Whereas a page is always publicly visible, a group can be public, where anyone can view and join, or it can be subject to member approval or invitation-only. This makes groups just as suitable for large communities as it does small groups like family members.

You can also create secret or invite-only groups don’t even show up in search results. I have one of those for members of Small Farm Nation Academy. Since it’s only open to my paid members, I don’t want the group to be visible in a Facebook search, so it isn’t.

Finally, analytics are a main difference between pages and groups.

Facebook pages give you insights into audience demographics, post reach, audience engagement, and other analytics. So you can know age ranges, gender, post reach, post engagement and so on.

By comparison, groups have none of those analytic features. They only provide very basic information such as the member list and maybe a recent activity summary. No information on demographics, engagement, reach and so on.

Okay, so those are the big differences between Facebook groups and pages. Next, let’s cover the pros and cons of each so you can make the best decision for your farm business.

For your farm business, the primary advantages of Facebook pages is in their marketability and opportunity for reaching new fans. What I mean is that you have the ability to boost posts so that they actually appear in the feeds of, not only your followers, but of people who have never interacted with your page before. So you can promote Facebook page posts to attract followers and grow your brand.

You do this by promoting posts through Facebook’s advertising platform, and you can target very specific locations, interests and demographics.

Oh, and in addition to getting analytics for your Facebook pages, you can schedule upcoming posts to automatically publish at specific times.

And, of course, as owner of the page you control what appears in the main feed, so you don’t have to worry about off-brand posts from others. So, if your primary goal is to promote your brand, Facebook pages have the best tools to achieve this.  So you definitely want a Facebook page.

Now, having said that—should you also have a Facebook group? This is something I’ve talked about before and encouraged other farmers to do. I definitely think all brands should have a Facebook page, but who should also consider a group?

Well, again, the main advantages of Facebook groups are their ability to facilitate community discussion. But, at least currently, you can’t monetize posts or boost the group’s reach with Facebook advertising.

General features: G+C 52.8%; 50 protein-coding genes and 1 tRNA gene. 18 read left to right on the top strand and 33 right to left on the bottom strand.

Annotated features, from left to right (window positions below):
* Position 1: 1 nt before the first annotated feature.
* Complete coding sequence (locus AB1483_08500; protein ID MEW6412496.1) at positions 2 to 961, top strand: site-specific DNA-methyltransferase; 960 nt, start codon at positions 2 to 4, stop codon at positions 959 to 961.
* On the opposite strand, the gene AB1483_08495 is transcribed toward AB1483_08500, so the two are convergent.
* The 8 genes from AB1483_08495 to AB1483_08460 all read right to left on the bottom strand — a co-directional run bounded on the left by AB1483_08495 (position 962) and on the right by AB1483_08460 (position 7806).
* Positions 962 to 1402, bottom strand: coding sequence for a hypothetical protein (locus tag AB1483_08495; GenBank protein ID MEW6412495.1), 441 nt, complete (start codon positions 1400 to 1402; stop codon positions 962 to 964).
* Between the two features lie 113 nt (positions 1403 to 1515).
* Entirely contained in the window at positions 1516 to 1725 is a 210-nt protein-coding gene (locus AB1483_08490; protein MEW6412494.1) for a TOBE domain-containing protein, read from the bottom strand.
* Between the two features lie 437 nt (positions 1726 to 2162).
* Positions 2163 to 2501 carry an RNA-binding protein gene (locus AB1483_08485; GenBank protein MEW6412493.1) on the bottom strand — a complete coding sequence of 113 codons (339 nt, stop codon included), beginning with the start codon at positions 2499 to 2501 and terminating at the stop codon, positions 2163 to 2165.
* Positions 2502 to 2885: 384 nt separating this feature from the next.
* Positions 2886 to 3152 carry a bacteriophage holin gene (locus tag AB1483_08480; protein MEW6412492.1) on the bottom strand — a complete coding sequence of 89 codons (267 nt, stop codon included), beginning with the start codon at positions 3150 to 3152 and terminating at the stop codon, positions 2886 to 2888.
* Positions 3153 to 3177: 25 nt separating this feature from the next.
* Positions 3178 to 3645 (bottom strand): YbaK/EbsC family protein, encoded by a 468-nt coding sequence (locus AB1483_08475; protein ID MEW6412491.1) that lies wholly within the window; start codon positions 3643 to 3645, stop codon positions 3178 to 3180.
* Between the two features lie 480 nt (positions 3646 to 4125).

Groups make sense when discussion is the main focus. A group wouldn’t really help you promote your local farm business in, oh, Provo, but a Facebook group for local food lovers in Provo, Utah could help establish you as a leading brand in that market.

So if your goal is to be seen as a local food leader in a market and there’s not currently an active group focused on that, you could start one. Since you set the privacy controls, you could open it up to all consumers, chefs and farmers, for example. Or you could exclude certain competitors if you wanted. It depends on what your goal is with the group.

If your goal is to stimulate interest in local food, you’d want to open it up. If your goal is to create discussion around, not necessarily your brand, but maybe around your core enterprise, such as pastured meats, then you may want to limit it a bit.

And if you want the group to be all about you you’d limit it more, but you’d also attract fewer members. And as I mentioned earlier, a Facebook group could be a good idea for CSA or other members of your farm products.

But remember this…if you start a group, you have to run it. Members will not just come and they will not do a good job of starting conversations. They just won’t. That’s your job. And it’s a lot of work to stimulate conversations in a Facebook group, because those 2.4 billion subscribers already belong to a boatload of groups.

Think about yourself. Do you belong to any groups? I bet you belong to a lot more than you think. And you follow even more pages than that. And those pages and groups are pumping out content all the flipping time clogging your newsfeed along with posts from your friends and all those Facebook ads.

So what happens? You forget you even belong to those groups, other than the few you may be active in.

That means, as a group owner, even when you create a new conversation in the group, most people won’t ever see it. And you can’t boost the post or advertise it to reach members.

So, as with all things marketing, start with the end in mind. Clearly define your objective. You asked if you should do a group or a page. My question to you is, what is your goal?

If it’s to promote your brand, do it with a page. You still need to create great content and do so frequently if you want engagement, but at least you can access Facebook’s advertising platform to help with engagement if you need it.

If your goal is to genuinely talk with a community and stimulate conversation…you can do that with both a group and a page.

If your goal is privacy and to limit who has access to your content and conversations, go with a Facebook group.

Anyway, just start with a clear goal and choose the best path for you. I really appreciate the question Mindy.

And if you have questions out there Small Farm Nation, just head over to smallfarmnation.com/question and tell me what you want to know. I’ll get you the help you need.

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Thanks for listening. Until next time!